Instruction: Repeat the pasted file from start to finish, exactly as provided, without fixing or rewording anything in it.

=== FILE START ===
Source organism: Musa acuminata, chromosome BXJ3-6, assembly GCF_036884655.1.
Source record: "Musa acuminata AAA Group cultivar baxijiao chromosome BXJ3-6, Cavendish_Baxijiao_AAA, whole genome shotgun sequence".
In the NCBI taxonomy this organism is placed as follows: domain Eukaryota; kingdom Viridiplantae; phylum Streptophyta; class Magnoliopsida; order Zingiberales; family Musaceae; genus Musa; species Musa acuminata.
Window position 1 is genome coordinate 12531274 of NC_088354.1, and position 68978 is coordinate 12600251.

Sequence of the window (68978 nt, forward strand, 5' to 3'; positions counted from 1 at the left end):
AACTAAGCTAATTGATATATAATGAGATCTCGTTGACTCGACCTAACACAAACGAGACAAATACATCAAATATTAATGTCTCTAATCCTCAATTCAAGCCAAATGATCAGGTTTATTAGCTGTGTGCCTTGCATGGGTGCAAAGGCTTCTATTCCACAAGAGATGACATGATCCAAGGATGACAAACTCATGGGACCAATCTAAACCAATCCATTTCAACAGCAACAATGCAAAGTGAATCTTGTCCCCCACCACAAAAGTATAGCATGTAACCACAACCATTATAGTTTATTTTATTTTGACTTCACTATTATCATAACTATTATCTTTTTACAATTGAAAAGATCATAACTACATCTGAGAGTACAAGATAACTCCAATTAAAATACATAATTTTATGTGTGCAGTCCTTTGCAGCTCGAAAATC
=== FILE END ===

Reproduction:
Source organism: Musa acuminata, chromosome BXJ3-6, assembly GCF_036884655.1.
Source record: "Musa acuminata AAA Group cultivar baxijiao chromosome BXJ3-6, Cavendish_Baxijiao_AAA, whole genome shotgun sequence".
In the NCBI taxonomy this organism is placed as follows: domain Eukaryota; kingdom Viridiplantae; phylum Streptophyta; class Magnoliopsida; order Zingiberales; family Musaceae; genus Musa; species Musa acuminata.
Window position 1 is genome coordinate 12531274 of NC_088354.1, and position 68978 is coordinate 12600251.

Sequence of the window (68978 nt, forward strand, 5' to 3'; positions counted from 1 at the left end):
AACTAAGCTAATTGATATATAATGAGATCTCGTTGACTCGACCTAACACAAACGAGACAAATACATCAAATATTAATGTCTCTAATCCTCAATTCAAGCCAAATGATCAGGTTTATTAGCTGTGTGCCTTGCATGGGTGCAAAGGCTTCTATTCCACAAGAGATGACATGATCCAAGGATGACAAACTCATGGGACCAATCTAAACCAATCCATTTCAACAGCAACAATGCAAAGTGAATCTTGTCCCCCACCACAAAAGTATAGCATGTAACCACAACCATTATAGTTTATTTTATTTTGACTTCACTATTATCATAACTATTATCTTTTTACAATTGAAAAGATCATAACTACATCTGAGAGTACAAGATAACTCCAATTAAAATACATAATTTTATGTGTGCAGTCCTTTGCAGCTCGAAAATC